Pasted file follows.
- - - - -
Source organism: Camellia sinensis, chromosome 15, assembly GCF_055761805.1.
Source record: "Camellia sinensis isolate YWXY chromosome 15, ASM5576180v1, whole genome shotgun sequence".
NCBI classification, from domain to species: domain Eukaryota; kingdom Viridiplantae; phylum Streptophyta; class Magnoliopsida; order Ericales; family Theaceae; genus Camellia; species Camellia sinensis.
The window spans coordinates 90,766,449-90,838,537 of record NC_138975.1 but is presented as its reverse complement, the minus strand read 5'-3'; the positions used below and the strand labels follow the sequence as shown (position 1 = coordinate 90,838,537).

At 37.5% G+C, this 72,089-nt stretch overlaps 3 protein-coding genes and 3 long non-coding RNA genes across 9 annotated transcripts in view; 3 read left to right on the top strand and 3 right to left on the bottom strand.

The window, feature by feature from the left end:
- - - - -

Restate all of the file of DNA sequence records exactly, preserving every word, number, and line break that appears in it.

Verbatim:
Source organism: Camellia sinensis, chromosome 15, assembly GCF_055761805.1.
Source record: "Camellia sinensis isolate YWXY chromosome 15, ASM5576180v1, whole genome shotgun sequence".
NCBI classification, from domain to species: domain Eukaryota; kingdom Viridiplantae; phylum Streptophyta; class Magnoliopsida; order Ericales; family Theaceae; genus Camellia; species Camellia sinensis.
The window spans coordinates 90,766,449-90,838,537 of record NC_138975.1 but is presented as its reverse complement, the minus strand read 5'-3'; the positions used below and the strand labels follow the sequence as shown (position 1 = coordinate 90,838,537).

At 37.5% G+C, this 72,089-nt stretch overlaps 3 protein-coding genes and 3 long non-coding RNA genes across 9 annotated transcripts in view; 3 read left to right on the top strand and 3 right to left on the bottom strand.

The window, feature by feature from the left end: